How does a culture become Christian, especially one that is heir to such ancient traditions and spectacular monuments as Egypt? This book offers a new model for envisioning the process of Christianization by looking at the construction of Christianity in the various social and creative worlds active in Egyptian culture during late antiquity. As
"Winner of the Philip Schaff Prize, American Society of Church History" "One of Choice Reviews' Outstanding Academic Titles of 2018" "Outstanding. . . . The thesis is interesting [and] the evidence effective. . . . Agree or disagree with Frankfurter' s central claims, Christianizing Egypt may become a methodological must-read for anyone working in pre-modern Christianity. "---Zachary B. Smith, Reading Religion "Christianizing Egypt is a thoughtful and exceptionally valuable study, with implications that go far beyond either Egypt or Late Antiquity. . . . An excellent book. "---Philip Jenkins, Journal of Church and State "A carefully nuanced and illuminating anaylsis of the mixture of religious traditions in late ancient Egypt, as traditional religions were slowly giving way to the spread of Christianity. . . . Deeply thought provoking. " * Choice * "Christianizing Egypt builds on David Frankfurter' s career working on the religious history of Roman and late antique Egypt and his deep knowledge of the Egyptian sources, material and literary alike, from hagiographical texts and sermons (in both Coptic and Greek) to terracotta figurines and amulets. The contribution this book makes to describing, analysing and interpreting religious change and process is very valuable indeed. There is much in this book for those interested in questions of religious change far beyond the confines of late antique Egypt. "---Lucy Grig, Times Literary Supplement "A sophisticated and thought-provoking study of Christianization in Egypt that offers as much to the scholar of religion as it does the historian of ancient Christianity. "---Michael Beshay, Bryn Mawr Classical Review "Frankfurter has constructed a model of Christianization that allows him to read these activities as representative of religious processes writ large while still retaining the nuance and specificity of a particular time, place, and religious sensibility. He argues persuasively. "---Dana Robinson, Church History and Religious Culture "The work nicely demonstrates the extraordinary range of objects, including texts, uniquely preserved in Egypt, and draws together the evidence for study in a compelling and highly readable exposition. F. ' s systematic reappraisal of what it was to be Christian and his deep and critical reading of material sources are especially laudable. "---Elisabeth R. O' Connell, Journal of Roman Studies "A deeply stimulating, thought-provoking book which should be on the radar of every researcher of religion in late ancient Egypt. "---Dylan M. Burns, Vigiliae Christianae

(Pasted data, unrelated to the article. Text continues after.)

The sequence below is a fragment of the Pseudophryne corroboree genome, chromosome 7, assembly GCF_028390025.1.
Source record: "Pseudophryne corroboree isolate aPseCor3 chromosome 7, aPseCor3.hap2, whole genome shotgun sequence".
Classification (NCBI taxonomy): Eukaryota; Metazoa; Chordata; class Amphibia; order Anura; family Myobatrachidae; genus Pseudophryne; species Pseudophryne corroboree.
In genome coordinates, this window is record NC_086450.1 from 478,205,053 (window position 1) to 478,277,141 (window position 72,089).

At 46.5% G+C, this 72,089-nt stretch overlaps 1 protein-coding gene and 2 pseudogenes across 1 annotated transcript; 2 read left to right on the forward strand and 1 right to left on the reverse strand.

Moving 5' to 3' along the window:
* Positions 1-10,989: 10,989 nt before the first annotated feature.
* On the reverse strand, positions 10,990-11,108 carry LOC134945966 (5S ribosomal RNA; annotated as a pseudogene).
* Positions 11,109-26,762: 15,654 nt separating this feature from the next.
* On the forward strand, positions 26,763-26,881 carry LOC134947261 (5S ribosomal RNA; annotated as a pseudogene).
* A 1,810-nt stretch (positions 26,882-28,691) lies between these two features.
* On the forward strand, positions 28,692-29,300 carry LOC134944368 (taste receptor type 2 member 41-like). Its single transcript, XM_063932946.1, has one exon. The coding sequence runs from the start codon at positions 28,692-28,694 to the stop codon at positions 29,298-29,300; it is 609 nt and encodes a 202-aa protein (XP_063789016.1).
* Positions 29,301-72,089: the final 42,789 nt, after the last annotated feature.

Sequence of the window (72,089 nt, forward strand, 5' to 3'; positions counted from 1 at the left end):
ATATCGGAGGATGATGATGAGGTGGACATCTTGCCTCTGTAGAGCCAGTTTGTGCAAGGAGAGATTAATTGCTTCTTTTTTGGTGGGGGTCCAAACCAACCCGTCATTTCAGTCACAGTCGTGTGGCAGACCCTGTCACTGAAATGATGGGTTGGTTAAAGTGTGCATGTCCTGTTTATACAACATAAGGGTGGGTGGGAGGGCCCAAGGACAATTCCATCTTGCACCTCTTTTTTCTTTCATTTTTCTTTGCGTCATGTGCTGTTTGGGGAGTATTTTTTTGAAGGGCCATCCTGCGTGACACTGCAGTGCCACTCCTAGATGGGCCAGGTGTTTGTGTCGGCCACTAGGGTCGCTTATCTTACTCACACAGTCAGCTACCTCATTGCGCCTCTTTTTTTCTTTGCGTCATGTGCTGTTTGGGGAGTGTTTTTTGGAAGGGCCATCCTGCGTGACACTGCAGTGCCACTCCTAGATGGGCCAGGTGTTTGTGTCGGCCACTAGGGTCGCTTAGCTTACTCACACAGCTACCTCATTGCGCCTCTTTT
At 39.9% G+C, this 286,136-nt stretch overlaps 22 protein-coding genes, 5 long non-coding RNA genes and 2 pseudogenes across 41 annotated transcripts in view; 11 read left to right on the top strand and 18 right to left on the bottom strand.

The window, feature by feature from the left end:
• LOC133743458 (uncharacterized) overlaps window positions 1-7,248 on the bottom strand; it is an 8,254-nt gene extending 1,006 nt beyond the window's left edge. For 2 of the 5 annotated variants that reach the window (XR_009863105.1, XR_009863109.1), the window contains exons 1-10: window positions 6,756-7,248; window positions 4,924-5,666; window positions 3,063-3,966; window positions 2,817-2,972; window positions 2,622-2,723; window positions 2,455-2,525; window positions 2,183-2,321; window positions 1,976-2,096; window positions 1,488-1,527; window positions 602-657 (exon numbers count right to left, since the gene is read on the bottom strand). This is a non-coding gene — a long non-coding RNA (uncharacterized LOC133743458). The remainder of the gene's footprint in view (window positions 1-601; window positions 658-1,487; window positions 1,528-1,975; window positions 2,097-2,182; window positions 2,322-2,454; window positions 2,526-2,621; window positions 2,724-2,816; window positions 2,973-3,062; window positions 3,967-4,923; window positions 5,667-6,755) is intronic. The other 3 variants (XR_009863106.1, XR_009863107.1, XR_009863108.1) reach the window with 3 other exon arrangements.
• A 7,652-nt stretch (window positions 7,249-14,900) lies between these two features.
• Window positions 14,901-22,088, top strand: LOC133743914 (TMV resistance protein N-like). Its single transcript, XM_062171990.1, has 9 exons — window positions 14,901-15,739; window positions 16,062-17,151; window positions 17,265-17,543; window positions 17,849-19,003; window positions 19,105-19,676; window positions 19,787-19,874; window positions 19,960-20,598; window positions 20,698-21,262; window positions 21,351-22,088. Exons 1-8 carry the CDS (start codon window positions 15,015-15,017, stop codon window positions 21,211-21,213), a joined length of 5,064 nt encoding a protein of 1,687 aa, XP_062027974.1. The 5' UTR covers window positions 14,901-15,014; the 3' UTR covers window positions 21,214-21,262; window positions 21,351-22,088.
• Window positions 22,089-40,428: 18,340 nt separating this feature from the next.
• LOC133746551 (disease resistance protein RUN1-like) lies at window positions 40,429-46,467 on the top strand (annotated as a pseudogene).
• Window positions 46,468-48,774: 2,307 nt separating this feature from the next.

David Frankfurter is professor of religion at Boston University and a scholar of early Christianity whose specialties include apocalyptic literature, magical texts, demonology, popular religion, and Egypt in the Roman and late antique periods. He is the author of Religion in Roman Egypt: Assimilation and Resistance and Evil Incarnate: Rumors of Demonic Conspiracy and Satanic Abuse in History (both Princeton). Each won an Award for Excellence in the Study of Religion from the American Academy of Religion.